Weekend Trek “The Naked Now”

The pilot, in hindsight, may not have done much for either Jimmy Impossible or myself, but now that we can move on to the main series.  And what do we start with?

A sequel to an original series episode.

Well, Jimmy skipped that episode, I’ve seen it, and now we’ve both seen the Next Generation follow-up.

“The Naked Now”

A strange disease rampages through the Enterprise, simulating drunkenness in much of the crew, as the ship investigates a star going nova!

jimmy:  Well now, that felt better. Production values already seem to be higher and people are starting to act more in character. Plus Data gets drunk and gets lucky. What else do you need?

tomk:  Well, maybe not a disease episode during a pandemic.

jimmy:  Yeah, that crossed my mind as well.

Plus, they must have had extra of that “freezing effect” make up left over from Farpoint that they had to use up.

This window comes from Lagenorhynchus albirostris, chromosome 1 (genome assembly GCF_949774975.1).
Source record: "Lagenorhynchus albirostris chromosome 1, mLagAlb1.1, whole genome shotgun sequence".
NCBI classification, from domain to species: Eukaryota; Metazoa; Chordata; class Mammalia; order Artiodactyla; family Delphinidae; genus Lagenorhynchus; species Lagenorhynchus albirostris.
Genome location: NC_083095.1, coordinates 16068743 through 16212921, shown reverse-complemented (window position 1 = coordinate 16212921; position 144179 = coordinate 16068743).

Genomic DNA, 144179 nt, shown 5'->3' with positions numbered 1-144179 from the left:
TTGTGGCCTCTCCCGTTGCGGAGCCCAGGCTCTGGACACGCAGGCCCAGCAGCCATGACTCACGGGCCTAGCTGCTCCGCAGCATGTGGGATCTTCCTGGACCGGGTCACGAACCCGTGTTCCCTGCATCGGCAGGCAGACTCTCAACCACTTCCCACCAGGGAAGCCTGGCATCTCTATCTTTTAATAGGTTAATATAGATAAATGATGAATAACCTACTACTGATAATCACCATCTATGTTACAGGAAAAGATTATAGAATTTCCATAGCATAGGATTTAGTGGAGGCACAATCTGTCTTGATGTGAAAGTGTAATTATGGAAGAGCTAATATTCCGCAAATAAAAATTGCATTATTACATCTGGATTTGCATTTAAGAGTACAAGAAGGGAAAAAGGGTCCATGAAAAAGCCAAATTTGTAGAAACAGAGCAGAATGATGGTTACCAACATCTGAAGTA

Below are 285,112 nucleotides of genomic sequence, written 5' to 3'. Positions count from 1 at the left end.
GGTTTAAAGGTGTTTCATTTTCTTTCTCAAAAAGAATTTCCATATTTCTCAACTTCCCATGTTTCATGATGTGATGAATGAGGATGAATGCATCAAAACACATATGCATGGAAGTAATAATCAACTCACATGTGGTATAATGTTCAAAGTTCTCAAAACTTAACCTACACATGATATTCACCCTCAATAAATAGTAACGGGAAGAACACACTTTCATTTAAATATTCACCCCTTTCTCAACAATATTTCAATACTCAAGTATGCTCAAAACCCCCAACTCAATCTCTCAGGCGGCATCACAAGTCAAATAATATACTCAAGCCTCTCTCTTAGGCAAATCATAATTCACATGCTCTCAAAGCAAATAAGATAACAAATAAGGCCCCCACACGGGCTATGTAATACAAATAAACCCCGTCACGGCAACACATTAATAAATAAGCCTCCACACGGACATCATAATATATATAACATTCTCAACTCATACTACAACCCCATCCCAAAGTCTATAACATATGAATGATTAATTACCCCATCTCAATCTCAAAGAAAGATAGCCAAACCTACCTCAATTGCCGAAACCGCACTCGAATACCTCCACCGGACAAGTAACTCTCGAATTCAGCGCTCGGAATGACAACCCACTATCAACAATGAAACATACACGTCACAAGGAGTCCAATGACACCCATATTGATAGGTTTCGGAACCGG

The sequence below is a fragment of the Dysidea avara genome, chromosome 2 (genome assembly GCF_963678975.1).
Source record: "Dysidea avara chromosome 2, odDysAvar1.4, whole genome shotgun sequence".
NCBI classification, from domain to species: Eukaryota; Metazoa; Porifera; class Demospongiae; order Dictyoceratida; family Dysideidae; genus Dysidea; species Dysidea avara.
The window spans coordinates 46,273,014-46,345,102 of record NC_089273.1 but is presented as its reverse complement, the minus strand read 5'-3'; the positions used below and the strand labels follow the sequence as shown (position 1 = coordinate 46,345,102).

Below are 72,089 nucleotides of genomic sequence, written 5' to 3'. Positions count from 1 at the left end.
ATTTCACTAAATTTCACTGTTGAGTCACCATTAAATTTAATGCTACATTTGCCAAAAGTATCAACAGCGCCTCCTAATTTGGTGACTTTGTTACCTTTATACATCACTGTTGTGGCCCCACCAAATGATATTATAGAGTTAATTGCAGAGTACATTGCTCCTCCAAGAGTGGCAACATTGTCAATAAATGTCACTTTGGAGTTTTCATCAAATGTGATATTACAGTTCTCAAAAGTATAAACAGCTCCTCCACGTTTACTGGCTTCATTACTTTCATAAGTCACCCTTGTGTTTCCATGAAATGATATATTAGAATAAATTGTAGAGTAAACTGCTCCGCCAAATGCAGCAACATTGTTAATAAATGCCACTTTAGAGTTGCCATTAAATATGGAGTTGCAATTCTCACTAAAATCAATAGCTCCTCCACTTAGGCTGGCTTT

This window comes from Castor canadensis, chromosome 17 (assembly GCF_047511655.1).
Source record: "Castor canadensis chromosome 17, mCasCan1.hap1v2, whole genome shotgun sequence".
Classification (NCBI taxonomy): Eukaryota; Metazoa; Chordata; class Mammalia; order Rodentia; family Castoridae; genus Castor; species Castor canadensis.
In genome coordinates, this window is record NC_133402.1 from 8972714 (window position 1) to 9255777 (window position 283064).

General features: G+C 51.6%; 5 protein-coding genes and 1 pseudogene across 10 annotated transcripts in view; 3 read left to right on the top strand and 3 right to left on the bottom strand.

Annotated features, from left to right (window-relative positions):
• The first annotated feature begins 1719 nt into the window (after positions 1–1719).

tomk:  Of course, this episode is a sequel to an original series episode with a very similar plot.  Here, let me show you a pic from the most famous scene from that one:

jimmy:  Ah yes, I’ve seen that before.

tomk:  Everybody did when Takei came out of the closet.

But the plots of the two episodes are nearly identical.  The Enterprise visits a science station of some kind studying a planet or a star that’s about to explode.  They find the crew all dead, most frozen, one dressed in the shower.  That spreads a disease to the Enterprise that passes along through sweat.  Said disease…well, here it makes people act like they’re drunk or something.  Originally, it just made people’s inhibitions go away.  The ship’s doctor finds a cure at the last minute before something explodes and takes the Enterprise with it.

jimmy:  That…sounds very similar.

tomk:  The original episode ends with the Enterprise crew accidentally inventing time travel.

jimmy:  Well that…didn’t happen this time.  Instead we get a drunk 15 year old saving the day.

tomk:  The same kid who wonders why Picard won’t let him on the bridge?

jimmy:  Well, he was on the bridge last episode and overstepped his bounds.

tomk:  Apparently he also just lets people into his room to check out his project for his school’s science fair.